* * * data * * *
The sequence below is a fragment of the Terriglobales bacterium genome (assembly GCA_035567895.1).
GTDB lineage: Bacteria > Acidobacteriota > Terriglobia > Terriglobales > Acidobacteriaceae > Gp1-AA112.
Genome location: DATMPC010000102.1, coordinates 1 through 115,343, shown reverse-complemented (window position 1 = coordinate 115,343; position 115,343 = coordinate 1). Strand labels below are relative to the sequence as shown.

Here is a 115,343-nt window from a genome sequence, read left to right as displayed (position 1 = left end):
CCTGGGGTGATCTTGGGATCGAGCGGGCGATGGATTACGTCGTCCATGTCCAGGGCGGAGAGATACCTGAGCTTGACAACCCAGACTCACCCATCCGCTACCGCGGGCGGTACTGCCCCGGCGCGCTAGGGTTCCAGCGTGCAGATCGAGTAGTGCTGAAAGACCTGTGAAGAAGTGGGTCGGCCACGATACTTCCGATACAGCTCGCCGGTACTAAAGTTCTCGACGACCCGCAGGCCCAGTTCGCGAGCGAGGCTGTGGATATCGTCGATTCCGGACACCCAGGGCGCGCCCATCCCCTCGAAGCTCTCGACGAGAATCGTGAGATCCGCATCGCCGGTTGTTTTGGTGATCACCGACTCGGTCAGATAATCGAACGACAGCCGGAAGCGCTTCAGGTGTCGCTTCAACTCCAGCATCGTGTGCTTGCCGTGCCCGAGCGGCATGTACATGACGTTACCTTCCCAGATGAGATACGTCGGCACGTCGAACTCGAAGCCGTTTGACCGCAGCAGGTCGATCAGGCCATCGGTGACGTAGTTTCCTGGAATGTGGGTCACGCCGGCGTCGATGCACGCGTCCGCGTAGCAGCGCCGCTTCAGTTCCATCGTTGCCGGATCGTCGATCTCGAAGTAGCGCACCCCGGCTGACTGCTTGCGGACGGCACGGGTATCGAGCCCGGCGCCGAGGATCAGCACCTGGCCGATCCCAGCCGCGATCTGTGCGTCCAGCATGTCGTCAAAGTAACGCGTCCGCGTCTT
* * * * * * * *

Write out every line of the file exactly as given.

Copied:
The sequence below is a fragment of the Terriglobales bacterium genome (assembly GCA_035567895.1).
GTDB lineage: Bacteria > Acidobacteriota > Terriglobia > Terriglobales > Acidobacteriaceae > Gp1-AA112.
Genome location: DATMPC010000102.1, coordinates 1 through 115,343, shown reverse-complemented (window position 1 = coordinate 115,343; position 115,343 = coordinate 1). Strand labels below are relative to the sequence as shown.

Here is a 115,343-nt window from a genome sequence, read left to right as displayed (position 1 = left end):
CCTGGGGTGATCTTGGGATCGAGCGGGCGATGGATTACGTCGTCCATGTCCAGGGCGGAGAGATACCTGAGCTTGACAACCCAGACTCACCCATCCGCTACCGCGGGCGGTACTGCCCCGGCGCGCTAGGGTTCCAGCGTGCAGATCGAGTAGTGCTGAAAGACCTGTGAAGAAGTGGGTCGGCCACGATACTTCCGATACAGCTCGCCGGTACTAAAGTTCTCGACGACCCGCAGGCCCAGTTCGCGAGCGAGGCTGTGGATATCGTCGATTCCGGACACCCAGGGCGCGCCCATCCCCTCGAAGCTCTCGACGAGAATCGTGAGATCCGCATCGCCGGTTGTTTTGGTGATCACCGACTCGGTCAGATAATCGAACGACAGCCGGAAGCGCTTCAGGTGTCGCTTCAACTCCAGCATCGTGTGCTTGCCGTGCCCGAGCGGCATGTACATGACGTTACCTTCCCAGATGAGATACGTCGGCACGTCGAACTCGAAGCCGTTTGACCGCAGCAGGTCGATCAGGCCATCGGTGACGTAGTTTCCTGGAATGTGGGTCACGCCGGCGTCGATGCACGCGTCCGCGTAGCAGCGCCGCTTCAGTTCCATCGTTGCCGGATCGTCGATCTCGAAGTAGCGCACCCCGGCTGACTGCTTGCGGACGGCACGGGTATCGAGCCCGGCGCCGAGGATCAGCACCTGGCCGATCCCAGCCGCGATCTGTGCGTCCAGCATGTCGTCAAAGTAACGCGTCCGCGTCTT